You hear it all the time: Dene language and culture are inseparable.
And that’s what Collège nordique francophone students are going to learn through a new one-on-one mentorship program.
Earlier this week, the college held a gathering so students could meet the local knowledge keepers that will share the language with them.
The mentorship program is a new addition to the in-class Ttłı̨chǫ Yati course offered by the college. The goal is to get students practicing the language outside of the classroom.
To do that, the elders are encouraged to teach students to make crafts and learn bush skills—all while speaking in Ttłı̨chǫ, of course.
While most students said they were excited to learn a new language, the mentors said it was an opportunity to share and grow Dene culture.
Daniel Shen is one of the students; he works in health and wellness research. He said he signed up after realizing language plays a vital role in Indigenous wellness.
The one-on-one sessions will take place over the next five weeks and then start again next year.
‘Doing our part’
If all goes well, Josée Clermont, the college’s director, said it would like to expand to more Dene languages than Ttłı̨chǫ.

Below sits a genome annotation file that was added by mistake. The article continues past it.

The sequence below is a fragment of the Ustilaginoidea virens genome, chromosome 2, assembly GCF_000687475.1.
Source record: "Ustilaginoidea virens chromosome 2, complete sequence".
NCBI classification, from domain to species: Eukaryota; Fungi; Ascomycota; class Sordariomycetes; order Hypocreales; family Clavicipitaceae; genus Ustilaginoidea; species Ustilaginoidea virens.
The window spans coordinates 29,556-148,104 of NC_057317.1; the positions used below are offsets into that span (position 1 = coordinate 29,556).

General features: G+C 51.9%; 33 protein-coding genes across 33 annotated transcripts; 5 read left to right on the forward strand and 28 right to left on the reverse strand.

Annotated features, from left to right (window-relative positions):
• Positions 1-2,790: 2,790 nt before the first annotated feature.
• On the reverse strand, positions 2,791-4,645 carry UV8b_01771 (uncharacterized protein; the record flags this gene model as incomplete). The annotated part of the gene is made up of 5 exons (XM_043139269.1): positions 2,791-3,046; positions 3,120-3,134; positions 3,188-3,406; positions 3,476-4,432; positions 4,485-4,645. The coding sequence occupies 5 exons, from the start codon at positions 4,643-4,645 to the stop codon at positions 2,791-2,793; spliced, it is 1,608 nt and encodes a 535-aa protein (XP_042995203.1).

Clermont said she saw the college’s role as bridging Indigenous and non-Indigenous cultures.
“Obviously we’re not the expert in the language but we do have knowledge in language teaching, so our role is bringing people together,” she said.
CKLB asked if Clermont saw any similarities in her experience of working in a minority language and keeping Indigenous languages alive.
While she saw some parallels in the passion to maintain the language, she acknowledged French is in a better place than many Indigenous languages by having federal protection and many speakers.
“This work is to hopefully do our part so the knowledge and the culture is being transmitted,” she said.
CKLB will be reaching out to students along their journey to see them progress in the language.